When I first pick up the book of an author I've never read before, I can be rather critical. My instincts are to pick at the writer's style and story-telling abilities with skepticism. My judgments can be harsh, sometimes unfair, and are often made before I am fairly into the author's piece. I guess, you might say, I can be a Critic with a capital C. My mind naturally wants to compare and contrast; to rank authors in my mind on a scale of from most-liked to total crap. As a writer, I find this process abhorrent; writers and their styles are as varied and unclassifiable as any other art form. As a reader, on the other hand, I only want to experience the best and don't want to waste time on a book that is not entertaining and that I'm not getting anything out of. It is a good lesson for writers, because the popularity and success of your own work will be determined by the readers who will be comparing your work with that of other authors they have read, many of them with more notoriety and success. It's a frightening concept for the fledgling writer (like me!), but it's also a challenge and a place to aspire to.
My point is: if you are a burgeoning writer (like me!) it is important to be yourself, be creative, and write about the kind of things you would like to read. If you try to write like, say, Ernest Hemingway (which I have seen people attempt) just because people say he is a good writer and you want to be good too, you're writing is going to be wooden and lackluster. I did this in college; I tried to be "literary" and write like Joyce Carol Oates or something, because that's the way I thought I was supposed to write and it never worked out. I'd end up with 10 pages of prose without any real story arc and without any kind of interesting premise. I could pinpoint small passages that I thought were "really well written" and that I was rather proud of, but when I went back to try and "edit" my stories I was quickly bored with my own work and lacked the motivation to do much more than fiddle around with them. It wasn't until after college, as I reached that dreadful point in my life where I had to decide what I was really going to accomplish with my time, that I began to write what I really wanted to write. The sad thing is, for me, it should have been obvious from the beginning; I was reading Stephen King voraciously by middle school; I read Tolkien's trilogy for the first time in the 6th grade; I enjoyed (even wrote a couple) stories about werewolves, and vampires, and lost buried things as a child (I was beyond fascinated with "Scary Stories to Tell in the Dark"-all those twisted pictures...). Why did it take me so long to figure out what I enjoyed writing about? I guess what I'm trying to say is: be true to yourself; be proud of who you are and what you like. I like horror stories; they speak to me; I believe the genre to be one of the most honest and intriguing out there (when the writers hit the mark). Pretentious writing, with overly-flourished metaphors and high-falootin language, is not what makes a piece literary. Writing is literary when it has something important to say about the human experience. It's very simple.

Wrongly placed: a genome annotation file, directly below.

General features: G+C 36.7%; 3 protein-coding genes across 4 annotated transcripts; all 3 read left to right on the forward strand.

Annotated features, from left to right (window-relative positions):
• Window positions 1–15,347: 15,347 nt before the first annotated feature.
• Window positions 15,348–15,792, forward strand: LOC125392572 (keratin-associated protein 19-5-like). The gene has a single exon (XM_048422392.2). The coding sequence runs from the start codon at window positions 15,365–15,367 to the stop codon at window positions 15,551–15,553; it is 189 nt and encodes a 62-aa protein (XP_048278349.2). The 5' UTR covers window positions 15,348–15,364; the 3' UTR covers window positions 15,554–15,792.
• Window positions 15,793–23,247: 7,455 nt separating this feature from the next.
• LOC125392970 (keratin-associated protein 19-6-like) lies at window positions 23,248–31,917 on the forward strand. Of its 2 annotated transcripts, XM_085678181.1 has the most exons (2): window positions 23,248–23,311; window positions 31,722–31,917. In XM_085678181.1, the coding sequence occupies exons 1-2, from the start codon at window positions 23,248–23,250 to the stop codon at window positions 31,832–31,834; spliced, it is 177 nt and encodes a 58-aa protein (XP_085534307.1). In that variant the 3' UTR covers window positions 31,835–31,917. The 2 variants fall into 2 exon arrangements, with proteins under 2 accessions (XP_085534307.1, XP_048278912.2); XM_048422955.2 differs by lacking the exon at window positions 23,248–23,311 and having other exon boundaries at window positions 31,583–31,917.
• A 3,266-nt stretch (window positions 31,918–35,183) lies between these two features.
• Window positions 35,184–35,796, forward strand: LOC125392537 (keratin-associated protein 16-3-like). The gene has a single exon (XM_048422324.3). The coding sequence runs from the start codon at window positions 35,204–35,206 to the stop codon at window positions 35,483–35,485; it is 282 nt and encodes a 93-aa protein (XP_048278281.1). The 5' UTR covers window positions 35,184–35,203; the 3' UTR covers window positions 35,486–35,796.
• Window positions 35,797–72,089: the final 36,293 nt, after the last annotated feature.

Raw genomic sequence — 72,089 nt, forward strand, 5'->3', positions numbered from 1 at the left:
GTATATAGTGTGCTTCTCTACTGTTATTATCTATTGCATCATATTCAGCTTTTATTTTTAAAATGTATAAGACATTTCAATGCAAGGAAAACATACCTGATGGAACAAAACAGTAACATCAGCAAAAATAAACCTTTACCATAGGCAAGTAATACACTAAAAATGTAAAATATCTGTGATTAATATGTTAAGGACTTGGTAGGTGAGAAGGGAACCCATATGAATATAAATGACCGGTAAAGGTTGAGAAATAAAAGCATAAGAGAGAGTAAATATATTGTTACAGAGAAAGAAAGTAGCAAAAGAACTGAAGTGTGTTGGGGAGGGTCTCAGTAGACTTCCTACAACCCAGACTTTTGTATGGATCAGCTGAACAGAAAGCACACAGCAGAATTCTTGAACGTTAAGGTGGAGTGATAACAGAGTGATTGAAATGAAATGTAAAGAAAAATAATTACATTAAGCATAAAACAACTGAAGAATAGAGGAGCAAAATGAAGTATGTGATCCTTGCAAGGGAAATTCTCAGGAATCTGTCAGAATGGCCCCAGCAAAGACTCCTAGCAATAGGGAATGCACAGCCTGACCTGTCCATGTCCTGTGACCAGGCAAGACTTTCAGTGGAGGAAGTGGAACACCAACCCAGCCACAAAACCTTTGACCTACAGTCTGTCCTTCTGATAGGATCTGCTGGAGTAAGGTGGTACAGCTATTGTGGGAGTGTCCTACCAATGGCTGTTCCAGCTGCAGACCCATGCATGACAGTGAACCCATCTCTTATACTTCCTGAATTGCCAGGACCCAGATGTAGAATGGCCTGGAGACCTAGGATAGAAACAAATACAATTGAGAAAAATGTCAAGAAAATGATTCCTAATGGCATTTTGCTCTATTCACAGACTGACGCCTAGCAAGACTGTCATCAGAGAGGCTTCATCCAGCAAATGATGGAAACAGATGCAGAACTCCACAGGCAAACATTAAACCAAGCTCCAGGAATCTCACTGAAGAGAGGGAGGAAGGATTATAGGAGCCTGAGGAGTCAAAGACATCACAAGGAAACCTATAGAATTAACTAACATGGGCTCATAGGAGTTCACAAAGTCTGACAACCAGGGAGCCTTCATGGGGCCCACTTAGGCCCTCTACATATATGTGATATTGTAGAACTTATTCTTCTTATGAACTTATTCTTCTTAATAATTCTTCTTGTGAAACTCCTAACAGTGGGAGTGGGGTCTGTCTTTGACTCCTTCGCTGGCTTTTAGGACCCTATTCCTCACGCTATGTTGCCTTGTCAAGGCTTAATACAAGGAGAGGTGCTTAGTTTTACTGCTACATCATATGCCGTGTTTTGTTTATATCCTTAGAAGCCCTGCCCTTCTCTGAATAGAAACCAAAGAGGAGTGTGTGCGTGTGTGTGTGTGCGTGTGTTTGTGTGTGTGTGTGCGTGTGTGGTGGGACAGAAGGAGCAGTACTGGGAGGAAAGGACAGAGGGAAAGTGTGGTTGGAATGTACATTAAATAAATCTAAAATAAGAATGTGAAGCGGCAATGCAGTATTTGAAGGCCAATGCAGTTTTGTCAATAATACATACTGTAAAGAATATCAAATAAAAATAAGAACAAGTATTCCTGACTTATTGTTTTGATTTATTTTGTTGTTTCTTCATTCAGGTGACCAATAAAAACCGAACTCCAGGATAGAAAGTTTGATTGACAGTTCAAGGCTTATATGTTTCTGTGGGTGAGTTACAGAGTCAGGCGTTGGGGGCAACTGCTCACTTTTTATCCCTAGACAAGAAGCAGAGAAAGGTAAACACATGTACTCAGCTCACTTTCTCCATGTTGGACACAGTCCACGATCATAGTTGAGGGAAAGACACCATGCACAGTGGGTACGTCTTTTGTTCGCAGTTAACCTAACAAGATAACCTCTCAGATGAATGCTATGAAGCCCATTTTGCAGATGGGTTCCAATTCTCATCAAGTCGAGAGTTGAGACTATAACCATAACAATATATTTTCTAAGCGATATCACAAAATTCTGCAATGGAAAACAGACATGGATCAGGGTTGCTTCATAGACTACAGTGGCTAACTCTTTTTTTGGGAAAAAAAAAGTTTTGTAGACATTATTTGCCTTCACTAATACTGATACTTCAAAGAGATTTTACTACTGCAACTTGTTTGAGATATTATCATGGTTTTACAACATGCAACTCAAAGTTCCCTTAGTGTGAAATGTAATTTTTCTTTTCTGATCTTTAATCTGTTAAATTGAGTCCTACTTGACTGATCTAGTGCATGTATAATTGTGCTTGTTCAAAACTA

The writer who comes to mind when I think of literary, but with simple, poignant language is Richard Matheson. I am Legend, I believe, should be read by every aspiring horror author (Please don't be discouraged by all the awful movies based off it that have been made over the years; none of them follow the book, even the Will Smith version, which has some merit but lacks Matheson's heart and vision). It is inspirational and a perfect example of a brilliant work that keeps language simple and out of the way of the story.
A writer who comes to mind when I think of literary-horror literally is Ray Bradbury. His language is poetic, and beautiful; sometimes sublime; and sometimes, honestly, a little oppressive. You have to put yourself in the right state of mind to read Bradbury; it's hard to simply pick up Something Wicked This Way Comes and read it casually for a couple of minutes and put it down. Not that this is necessarily a bad thing. Ray Bradbury is known as a science fiction guy, but he is actually a fantastic writer of the macabre. Horror can be literary, just like any other genre of fiction, speculative or otherwise.
Anyway, I've really gone off track. The reason I admire Matheson and Bradbury so much, is because their writing is true to them personally and always has been, even when publishers and the reading market refused to give horror fiction the attention it has always deserved, they wrote what they wrote. We all need to write what we wanna' write and read what we wanna' read. We should be inspired and encouraged by the things we read; we should be enriched by the entire process.
When I began this blog entry, I'd intended to discuss how critical I was when I began to read Fritz Leiber's novel Conjure Wife, recommended by the Horror Writer's Association. I'd intended to begin by discussing how I felt the novel was dated and even anti-feminist (it was published in 1943, after all), and how much my opinions changed by the time I'd finished the book, but I'll have to get to that a little later... is engaging and has a very interesting message; it also has some amazingly suspenseful and horrific moments. [Check Out It Out Here]
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An award-winning author know for blending elements of fantasy with horror in his surreal, literary style. Author of WITHIN, MARROW'S PIT and A GAME FOR GODS.